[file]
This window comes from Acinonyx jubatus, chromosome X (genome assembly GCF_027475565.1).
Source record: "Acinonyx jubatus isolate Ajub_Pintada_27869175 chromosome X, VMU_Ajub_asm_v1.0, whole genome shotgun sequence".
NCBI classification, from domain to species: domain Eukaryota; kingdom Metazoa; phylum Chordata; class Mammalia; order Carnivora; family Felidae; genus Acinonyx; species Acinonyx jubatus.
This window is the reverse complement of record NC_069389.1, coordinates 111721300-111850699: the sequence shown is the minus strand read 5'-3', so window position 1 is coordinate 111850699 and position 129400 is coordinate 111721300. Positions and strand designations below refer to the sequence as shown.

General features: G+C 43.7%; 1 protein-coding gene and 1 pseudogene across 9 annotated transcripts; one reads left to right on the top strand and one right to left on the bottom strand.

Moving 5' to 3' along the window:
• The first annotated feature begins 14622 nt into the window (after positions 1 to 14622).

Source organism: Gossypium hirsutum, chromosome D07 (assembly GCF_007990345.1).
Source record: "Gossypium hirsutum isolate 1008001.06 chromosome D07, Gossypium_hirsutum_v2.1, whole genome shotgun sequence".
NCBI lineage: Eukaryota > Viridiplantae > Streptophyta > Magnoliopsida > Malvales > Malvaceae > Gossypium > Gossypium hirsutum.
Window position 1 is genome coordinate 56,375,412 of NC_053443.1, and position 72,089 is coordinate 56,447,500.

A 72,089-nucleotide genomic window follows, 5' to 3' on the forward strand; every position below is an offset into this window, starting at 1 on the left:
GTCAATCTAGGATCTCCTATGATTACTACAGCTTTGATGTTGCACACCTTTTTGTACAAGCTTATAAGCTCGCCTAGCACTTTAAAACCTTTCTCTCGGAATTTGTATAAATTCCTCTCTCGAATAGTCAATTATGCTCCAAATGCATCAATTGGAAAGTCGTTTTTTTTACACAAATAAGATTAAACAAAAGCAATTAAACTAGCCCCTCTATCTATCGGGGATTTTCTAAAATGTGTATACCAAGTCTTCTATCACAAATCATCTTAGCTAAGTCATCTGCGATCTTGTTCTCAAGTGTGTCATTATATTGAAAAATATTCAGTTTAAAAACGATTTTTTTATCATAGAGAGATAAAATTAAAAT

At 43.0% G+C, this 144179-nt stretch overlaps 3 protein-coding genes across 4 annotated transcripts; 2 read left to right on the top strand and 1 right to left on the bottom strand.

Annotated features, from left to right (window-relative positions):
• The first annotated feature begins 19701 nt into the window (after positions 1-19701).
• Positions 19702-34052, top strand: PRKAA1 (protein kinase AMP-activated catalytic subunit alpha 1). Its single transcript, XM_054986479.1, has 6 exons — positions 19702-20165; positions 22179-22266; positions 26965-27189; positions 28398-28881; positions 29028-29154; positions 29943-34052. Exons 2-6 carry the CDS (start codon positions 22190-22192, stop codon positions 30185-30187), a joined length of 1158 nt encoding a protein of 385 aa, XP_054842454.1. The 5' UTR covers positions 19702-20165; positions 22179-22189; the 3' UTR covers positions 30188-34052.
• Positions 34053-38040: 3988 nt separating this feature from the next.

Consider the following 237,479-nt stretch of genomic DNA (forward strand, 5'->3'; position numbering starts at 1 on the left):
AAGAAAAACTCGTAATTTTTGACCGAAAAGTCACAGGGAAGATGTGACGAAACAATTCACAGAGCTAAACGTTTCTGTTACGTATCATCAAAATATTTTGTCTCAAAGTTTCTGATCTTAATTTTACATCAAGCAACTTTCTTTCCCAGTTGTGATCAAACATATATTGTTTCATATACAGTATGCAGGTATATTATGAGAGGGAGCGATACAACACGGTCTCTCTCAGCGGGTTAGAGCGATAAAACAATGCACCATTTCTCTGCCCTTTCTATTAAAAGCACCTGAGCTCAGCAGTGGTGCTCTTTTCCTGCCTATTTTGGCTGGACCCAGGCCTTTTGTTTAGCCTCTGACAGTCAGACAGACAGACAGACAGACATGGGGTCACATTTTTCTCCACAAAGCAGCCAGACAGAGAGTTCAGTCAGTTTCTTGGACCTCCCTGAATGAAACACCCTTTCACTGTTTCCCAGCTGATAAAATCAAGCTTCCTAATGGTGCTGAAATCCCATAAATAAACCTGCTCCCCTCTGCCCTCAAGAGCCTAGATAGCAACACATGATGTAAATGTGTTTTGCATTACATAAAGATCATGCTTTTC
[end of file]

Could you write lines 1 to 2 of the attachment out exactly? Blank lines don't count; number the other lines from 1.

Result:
This window comes from Acinonyx jubatus, chromosome X (genome assembly GCF_027475565.1).
Source record: "Acinonyx jubatus isolate Ajub_Pintada_27869175 chromosome X, VMU_Ajub_asm_v1.0, whole genome shotgun sequence".